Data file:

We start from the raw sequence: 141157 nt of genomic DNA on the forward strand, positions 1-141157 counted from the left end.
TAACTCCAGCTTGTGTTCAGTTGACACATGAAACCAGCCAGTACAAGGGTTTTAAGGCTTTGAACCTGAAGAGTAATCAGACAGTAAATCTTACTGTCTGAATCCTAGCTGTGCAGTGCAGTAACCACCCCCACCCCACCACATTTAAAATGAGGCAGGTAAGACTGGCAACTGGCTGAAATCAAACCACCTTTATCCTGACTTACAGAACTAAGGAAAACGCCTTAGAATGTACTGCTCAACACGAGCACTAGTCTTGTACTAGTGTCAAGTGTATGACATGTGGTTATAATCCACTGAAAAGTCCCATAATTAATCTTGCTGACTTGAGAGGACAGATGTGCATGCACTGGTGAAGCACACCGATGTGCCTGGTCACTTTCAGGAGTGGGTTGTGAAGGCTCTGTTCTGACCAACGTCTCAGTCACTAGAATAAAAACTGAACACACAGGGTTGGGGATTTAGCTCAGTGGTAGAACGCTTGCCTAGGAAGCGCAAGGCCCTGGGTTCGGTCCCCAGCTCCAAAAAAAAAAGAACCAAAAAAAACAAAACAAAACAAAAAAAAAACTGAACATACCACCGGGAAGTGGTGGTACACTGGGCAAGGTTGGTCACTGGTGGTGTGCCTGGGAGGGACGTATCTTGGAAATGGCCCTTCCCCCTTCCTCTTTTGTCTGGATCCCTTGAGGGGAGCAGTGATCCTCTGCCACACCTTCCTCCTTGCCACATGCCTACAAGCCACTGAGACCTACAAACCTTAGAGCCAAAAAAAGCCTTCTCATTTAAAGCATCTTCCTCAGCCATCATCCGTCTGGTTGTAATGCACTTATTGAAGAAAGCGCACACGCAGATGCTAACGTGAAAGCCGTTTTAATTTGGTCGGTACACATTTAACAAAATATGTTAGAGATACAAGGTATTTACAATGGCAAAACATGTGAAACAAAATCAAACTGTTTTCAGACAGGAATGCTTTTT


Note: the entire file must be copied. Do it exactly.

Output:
We start from the raw sequence: 141157 nt of genomic DNA on the forward strand, positions 1-141157 counted from the left end.
TAACTCCAGCTTGTGTTCAGTTGACACATGAAACCAGCCAGTACAAGGGTTTTAAGGCTTTGAACCTGAAGAGTAATCAGACAGTAAATCTTACTGTCTGAATCCTAGCTGTGCAGTGCAGTAACCACCCCCACCCCACCACATTTAAAATGAGGCAGGTAAGACTGGCAACTGGCTGAAATCAAACCACCTTTATCCTGACTTACAGAACTAAGGAAAACGCCTTAGAATGTACTGCTCAACACGAGCACTAGTCTTGTACTAGTGTCAAGTGTATGACATGTGGTTATAATCCACTGAAAAGTCCCATAATTAATCTTGCTGACTTGAGAGGACAGATGTGCATGCACTGGTGAAGCACACCGATGTGCCTGGTCACTTTCAGGAGTGGGTTGTGAAGGCTCTGTTCTGACCAACGTCTCAGTCACTAGAATAAAAACTGAACACACAGGGTTGGGGATTTAGCTCAGTGGTAGAACGCTTGCCTAGGAAGCGCAAGGCCCTGGGTTCGGTCCCCAGCTCCAAAAAAAAAAGAACCAAAAAAAACAAAACAAAACAAAAAAAAAACTGAACATACCACCGGGAAGTGGTGGTACACTGGGCAAGGTTGGTCACTGGTGGTGTGCCTGGGAGGGACGTATCTTGGAAATGGCCCTTCCCCCTTCCTCTTTTGTCTGGATCCCTTGAGGGGAGCAGTGATCCTCTGCCACACCTTCCTCCTTGCCACATGCCTACAAGCCACTGAGACCTACAAACCTTAGAGCCAAAAAAAGCCTTCTCATTTAAAGCATCTTCCTCAGCCATCATCCGTCTGGTTGTAATGCACTTATTGAAGAAAGCGCACACGCAGATGCTAACGTGAAAGCCGTTTTAATTTGGTCGGTACACATTTAACAAAATATGTTAGAGATACAAGGTATTTACAATGGCAAAACATGTGAAACAAAATCAAACTGTTTTCAGACAGGAATGCTTTTT